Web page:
NBCNews Exclusive: American Policing - Most Officers Never Fire Their Guns, Others Kill Many

The video is brief but disturbing: Moments after two Seattle police officers kick down an apartment's front door, a shirtless man appears on camera, lumbering slowly toward them with a 4-inch switchblade in his hand.

Inside a nearby bathroom was the man's barricaded girlfriend, who had dialed 911 after she said he threatened her life and his own. Within 6 seconds, the officers opened fire. Ryan Smith, a Black and Latino 31-year-old, was killed in a burst of 10 shots on May 8, 2019, according to police records.

Justice Watch: A Failed System The Victim X Story (Part I)

The officer who pulled the trigger first — and fired eight of the bullets that killed Smith — was Christopher Myers, 54, who has earned an array of commendations in his three decades at the Seattle Police Department, including officer of the year and a medal of honor. He was once heralded as an officer with an "unbelievable degree of patience" who cared deeply about the people on his beat.

Most officers never fire their guns. But some kill multiple people — and are still on the job.

Myers, who is white, also belongs to a rare but significant class of American law enforcement officers: He's used deadly force multiple times in his career, firing his gun in four separate incidents in the last 11 years. Three people were killed in the shootings and one was seriously injured. All but one were people of color.

Derek Chauvin, Cop at Center of George Floyd Killing, Found Guilty

CREDIT: NBC News - LINK: https://nbcnews.to/3tJQrYC 

The Seattle Police Department declined to say whether Myers acted appropriately in each encounter, though officials gave him an award in at least one case. And according to the independent unit within the department that investigates allegations of wrongdoing, the Office of Police Accountability, only Smith's killing was referred for review, and there was no finding of misconduct.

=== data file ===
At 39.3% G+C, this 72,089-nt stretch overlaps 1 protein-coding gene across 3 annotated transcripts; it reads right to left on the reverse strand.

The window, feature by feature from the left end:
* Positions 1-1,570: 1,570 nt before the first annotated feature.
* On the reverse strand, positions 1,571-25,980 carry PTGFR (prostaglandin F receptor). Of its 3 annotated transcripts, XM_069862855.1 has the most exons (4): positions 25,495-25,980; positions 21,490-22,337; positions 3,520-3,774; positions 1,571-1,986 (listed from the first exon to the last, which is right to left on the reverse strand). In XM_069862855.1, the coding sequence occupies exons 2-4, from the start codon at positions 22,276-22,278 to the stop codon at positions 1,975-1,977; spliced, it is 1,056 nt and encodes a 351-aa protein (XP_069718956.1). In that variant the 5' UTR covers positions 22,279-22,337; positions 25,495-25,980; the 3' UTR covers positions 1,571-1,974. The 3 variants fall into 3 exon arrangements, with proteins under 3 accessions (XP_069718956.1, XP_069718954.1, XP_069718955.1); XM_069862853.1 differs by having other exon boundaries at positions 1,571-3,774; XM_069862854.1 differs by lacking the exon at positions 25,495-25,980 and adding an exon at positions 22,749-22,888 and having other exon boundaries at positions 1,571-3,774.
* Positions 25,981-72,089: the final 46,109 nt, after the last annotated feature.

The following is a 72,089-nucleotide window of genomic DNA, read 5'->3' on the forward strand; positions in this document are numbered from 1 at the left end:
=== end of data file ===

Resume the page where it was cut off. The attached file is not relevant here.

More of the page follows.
In an interview with NBC News, Myers attributed his repeated use of deadly force to a combination of factors, including threats posed by armed suspects, a willingness to rush toward danger and a confidence honed through years of experience and tactical training. He denied any racial bias in the shootings.

 "I don't expect any of my calls to escalate into shootings," he said, adding: "Unfortunately, some people don't yield and sometimes force the situation."

Op/Ed: The Pushback From the Conviction of Derek Chauvin

But his conduct has been questioned by judges, lawyers, officials and relatives of the people who died at his hands. For Smith's mother, Rose Johnson, Myers appeared far too ready to pull the trigger. And the killing of her son — who she said was having a mental health crisis — left her struggling with an unresolved question: "How many people can a police officer kill before they're held accountable?"

As cities grapple with high-profile killings by police and protesters fill the streets to demand justice, this is a question some police reform advocates are beginning to ask — particularly in places like Vallejo, California, where at least 14 officers were accused of bending the tips of their badges to mark each of their fatal shootings. (Vallejo Police Chief Shawny Williams called the alleged badge-bending "very troubling" and called for an outside investigation into the practice. The department's deputy chief said the probe is ongoing and declined to comment.)

Justice Watch: And They Got Away With It (Part 4)

Read the full exclusive on NBCNews.com

Haute Tease